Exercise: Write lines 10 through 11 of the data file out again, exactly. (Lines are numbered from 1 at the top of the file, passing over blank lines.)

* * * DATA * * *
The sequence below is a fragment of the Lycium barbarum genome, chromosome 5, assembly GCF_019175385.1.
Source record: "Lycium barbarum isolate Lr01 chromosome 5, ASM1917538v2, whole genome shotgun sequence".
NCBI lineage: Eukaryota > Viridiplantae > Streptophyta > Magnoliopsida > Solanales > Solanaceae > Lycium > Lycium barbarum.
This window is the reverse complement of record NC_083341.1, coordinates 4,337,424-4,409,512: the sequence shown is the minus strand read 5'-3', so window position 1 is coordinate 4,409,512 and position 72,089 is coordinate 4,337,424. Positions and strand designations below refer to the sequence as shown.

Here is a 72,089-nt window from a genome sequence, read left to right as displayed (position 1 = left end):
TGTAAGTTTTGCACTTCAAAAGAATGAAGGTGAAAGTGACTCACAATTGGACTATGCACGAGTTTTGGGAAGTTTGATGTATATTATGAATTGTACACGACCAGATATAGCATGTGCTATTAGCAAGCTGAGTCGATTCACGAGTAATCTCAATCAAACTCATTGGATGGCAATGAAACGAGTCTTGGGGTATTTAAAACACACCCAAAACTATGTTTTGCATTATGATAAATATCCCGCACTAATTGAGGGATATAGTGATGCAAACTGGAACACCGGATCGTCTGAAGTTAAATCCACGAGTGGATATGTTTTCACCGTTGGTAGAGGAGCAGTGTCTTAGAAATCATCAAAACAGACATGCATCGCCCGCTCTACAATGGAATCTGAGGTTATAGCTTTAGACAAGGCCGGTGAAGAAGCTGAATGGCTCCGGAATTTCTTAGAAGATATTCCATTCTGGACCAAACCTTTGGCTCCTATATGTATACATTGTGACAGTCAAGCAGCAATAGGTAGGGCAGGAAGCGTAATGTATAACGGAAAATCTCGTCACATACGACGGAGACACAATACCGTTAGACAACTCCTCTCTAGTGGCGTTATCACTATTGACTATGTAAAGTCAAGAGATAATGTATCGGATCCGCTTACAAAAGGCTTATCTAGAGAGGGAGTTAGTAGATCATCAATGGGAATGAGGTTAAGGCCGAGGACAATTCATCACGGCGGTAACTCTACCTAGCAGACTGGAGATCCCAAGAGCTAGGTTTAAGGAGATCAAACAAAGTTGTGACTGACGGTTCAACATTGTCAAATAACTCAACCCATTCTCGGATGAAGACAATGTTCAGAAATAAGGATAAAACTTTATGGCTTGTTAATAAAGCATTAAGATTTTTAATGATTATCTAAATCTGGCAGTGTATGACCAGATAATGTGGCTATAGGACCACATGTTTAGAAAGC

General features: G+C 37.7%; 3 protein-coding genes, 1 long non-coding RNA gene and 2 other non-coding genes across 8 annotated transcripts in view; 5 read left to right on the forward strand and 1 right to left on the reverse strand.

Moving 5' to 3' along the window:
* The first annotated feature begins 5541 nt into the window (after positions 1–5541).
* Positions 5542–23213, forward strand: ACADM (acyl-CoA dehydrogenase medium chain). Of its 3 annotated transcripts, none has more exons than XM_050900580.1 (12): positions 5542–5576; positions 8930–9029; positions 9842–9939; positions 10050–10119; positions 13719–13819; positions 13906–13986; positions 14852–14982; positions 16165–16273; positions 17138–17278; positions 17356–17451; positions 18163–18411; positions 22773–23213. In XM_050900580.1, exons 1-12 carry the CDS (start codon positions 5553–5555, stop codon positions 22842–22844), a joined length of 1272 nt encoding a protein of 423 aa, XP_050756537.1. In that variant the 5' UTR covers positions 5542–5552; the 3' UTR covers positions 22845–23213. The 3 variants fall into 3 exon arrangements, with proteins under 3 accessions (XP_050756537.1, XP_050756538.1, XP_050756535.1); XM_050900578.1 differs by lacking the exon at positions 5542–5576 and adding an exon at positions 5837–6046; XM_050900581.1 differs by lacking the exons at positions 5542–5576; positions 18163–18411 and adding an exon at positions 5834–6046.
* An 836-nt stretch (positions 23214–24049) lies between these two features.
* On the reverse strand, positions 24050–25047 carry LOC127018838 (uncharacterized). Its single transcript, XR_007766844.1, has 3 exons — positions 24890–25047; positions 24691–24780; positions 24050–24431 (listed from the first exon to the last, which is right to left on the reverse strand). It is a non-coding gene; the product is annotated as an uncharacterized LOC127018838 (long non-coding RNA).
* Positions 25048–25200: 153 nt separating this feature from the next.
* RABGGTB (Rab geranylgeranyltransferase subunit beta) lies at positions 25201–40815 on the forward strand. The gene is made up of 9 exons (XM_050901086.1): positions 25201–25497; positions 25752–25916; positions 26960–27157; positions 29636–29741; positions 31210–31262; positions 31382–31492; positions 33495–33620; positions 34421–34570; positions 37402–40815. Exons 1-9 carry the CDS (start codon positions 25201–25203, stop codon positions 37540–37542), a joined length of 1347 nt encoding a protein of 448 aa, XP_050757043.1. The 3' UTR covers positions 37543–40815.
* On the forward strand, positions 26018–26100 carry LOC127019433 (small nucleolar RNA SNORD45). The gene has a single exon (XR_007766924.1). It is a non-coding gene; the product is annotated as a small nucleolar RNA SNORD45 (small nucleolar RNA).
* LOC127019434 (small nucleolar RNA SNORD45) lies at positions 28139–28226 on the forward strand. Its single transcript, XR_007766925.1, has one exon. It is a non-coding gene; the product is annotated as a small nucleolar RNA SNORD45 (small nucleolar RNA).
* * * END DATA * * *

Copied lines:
* Positions 5542–23213, forward strand: ACADM (acyl-CoA dehydrogenase medium chain). Of its 3 annotated transcripts, none has more exons than XM_050900580.1 (12): positions 5542–5576; positions 8930–9029; positions 9842–9939; positions 10050–10119; positions 13719–13819; positions 13906–13986; positions 14852–14982; positions 16165–16273; positions 17138–17278; positions 17356–17451; positions 18163–18411; positions 22773–23213. In XM_050900580.1, exons 1-12 carry the CDS (start codon positions 5553–5555, stop codon positions 22842–22844), a joined length of 1272 nt encoding a protein of 423 aa, XP_050756537.1. In that variant the 5' UTR covers positions 5542–5552; the 3' UTR covers positions 22845–23213. The 3 variants fall into 3 exon arrangements, with proteins under 3 accessions (XP_050756537.1, XP_050756538.1, XP_050756535.1); XM_050900578.1 differs by lacking the exon at positions 5542–5576 and adding an exon at positions 5837–6046; XM_050900581.1 differs by lacking the exons at positions 5542–5576; positions 18163–18411 and adding an exon at positions 5834–6046.
* An 836-nt stretch (positions 23214–24049) lies between these two features.